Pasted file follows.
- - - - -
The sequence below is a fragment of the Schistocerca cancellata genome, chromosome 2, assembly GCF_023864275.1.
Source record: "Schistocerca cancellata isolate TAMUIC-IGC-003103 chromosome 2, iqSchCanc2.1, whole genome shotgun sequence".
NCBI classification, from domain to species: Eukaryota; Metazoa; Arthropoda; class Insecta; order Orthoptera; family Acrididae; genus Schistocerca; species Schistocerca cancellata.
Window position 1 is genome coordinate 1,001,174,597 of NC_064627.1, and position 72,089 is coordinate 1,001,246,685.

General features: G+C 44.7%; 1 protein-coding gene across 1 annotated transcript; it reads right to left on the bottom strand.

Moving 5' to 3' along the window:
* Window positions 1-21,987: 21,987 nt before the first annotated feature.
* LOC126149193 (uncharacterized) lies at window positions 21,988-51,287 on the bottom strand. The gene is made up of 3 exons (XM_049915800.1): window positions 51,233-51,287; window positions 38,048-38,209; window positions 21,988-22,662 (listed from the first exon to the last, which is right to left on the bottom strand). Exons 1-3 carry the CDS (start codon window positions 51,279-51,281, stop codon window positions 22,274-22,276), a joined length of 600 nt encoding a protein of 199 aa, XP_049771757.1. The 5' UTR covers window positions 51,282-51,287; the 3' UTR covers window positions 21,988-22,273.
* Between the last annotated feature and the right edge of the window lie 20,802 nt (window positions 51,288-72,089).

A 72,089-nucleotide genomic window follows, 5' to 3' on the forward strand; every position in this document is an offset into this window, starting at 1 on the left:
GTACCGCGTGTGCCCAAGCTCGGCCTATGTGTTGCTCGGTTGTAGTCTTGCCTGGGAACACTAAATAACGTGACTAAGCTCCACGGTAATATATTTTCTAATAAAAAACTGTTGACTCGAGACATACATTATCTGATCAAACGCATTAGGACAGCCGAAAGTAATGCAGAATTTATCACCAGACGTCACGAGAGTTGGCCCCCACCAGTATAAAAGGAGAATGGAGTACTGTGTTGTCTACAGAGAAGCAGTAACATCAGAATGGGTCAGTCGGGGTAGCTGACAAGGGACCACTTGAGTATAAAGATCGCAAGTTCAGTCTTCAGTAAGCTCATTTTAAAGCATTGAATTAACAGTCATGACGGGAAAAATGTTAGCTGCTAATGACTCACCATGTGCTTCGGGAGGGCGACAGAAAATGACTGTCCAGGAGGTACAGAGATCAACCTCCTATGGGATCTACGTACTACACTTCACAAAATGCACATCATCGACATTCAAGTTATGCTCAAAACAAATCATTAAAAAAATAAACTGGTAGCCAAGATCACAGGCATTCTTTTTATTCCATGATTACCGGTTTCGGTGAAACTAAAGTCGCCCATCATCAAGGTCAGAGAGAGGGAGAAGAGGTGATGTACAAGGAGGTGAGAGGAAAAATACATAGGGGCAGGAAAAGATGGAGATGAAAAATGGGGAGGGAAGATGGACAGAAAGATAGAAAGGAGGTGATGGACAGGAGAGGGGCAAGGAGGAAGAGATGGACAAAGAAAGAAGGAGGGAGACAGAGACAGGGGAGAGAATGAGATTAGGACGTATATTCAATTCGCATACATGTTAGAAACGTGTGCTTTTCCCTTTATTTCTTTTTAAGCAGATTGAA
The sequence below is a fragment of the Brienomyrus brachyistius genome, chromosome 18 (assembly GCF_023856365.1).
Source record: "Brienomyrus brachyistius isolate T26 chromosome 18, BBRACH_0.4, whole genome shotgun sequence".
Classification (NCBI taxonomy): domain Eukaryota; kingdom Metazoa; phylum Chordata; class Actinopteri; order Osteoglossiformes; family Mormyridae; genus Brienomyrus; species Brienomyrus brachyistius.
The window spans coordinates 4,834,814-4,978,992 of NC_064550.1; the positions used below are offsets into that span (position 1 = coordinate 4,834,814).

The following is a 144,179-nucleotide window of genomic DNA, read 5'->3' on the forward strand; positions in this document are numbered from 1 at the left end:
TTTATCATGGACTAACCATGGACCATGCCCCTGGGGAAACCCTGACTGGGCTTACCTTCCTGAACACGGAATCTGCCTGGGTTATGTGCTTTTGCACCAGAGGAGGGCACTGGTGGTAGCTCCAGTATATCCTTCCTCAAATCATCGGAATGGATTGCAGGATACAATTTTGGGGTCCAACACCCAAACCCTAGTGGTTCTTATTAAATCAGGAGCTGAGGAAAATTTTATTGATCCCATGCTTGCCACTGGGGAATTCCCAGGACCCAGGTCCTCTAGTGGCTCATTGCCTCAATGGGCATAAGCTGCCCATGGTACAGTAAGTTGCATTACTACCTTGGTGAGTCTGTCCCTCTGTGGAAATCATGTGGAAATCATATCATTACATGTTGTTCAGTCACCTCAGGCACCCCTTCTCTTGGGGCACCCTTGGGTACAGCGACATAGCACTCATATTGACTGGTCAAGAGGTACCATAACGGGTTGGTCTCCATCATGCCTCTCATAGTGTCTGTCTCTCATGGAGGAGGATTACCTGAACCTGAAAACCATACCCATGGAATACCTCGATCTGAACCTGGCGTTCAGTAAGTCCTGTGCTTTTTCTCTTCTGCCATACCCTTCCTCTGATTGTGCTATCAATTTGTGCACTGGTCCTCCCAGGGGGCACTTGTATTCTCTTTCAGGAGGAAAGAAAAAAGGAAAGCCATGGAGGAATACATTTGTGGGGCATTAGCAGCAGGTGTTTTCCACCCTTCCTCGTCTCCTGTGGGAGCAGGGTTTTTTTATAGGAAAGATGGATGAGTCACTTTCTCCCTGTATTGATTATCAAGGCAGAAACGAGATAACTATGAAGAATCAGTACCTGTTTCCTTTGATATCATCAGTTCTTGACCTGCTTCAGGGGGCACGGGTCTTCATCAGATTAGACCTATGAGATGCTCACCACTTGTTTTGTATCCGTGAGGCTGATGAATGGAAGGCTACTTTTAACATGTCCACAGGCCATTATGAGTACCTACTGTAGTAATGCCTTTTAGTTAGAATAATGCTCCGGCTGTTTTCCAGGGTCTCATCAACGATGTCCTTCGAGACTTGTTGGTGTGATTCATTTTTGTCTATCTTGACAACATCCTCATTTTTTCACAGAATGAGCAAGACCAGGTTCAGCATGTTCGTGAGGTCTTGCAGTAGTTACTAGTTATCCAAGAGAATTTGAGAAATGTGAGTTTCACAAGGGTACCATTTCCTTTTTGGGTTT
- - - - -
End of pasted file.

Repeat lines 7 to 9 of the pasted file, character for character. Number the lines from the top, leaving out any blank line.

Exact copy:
* Window positions 1-21,987: 21,987 nt before the first annotated feature.
* LOC126149193 (uncharacterized) lies at window positions 21,988-51,287 on the bottom strand. The gene is made up of 3 exons (XM_049915800.1): window positions 51,233-51,287; window positions 38,048-38,209; window positions 21,988-22,662 (listed from the first exon to the last, which is right to left on the bottom strand). Exons 1-3 carry the CDS (start codon window positions 51,279-51,281, stop codon window positions 22,274-22,276), a joined length of 600 nt encoding a protein of 199 aa, XP_049771757.1. The 5' UTR covers window positions 51,282-51,287; the 3' UTR covers window positions 21,988-22,273.
* Between the last annotated feature and the right edge of the window lie 20,802 nt (window positions 51,288-72,089).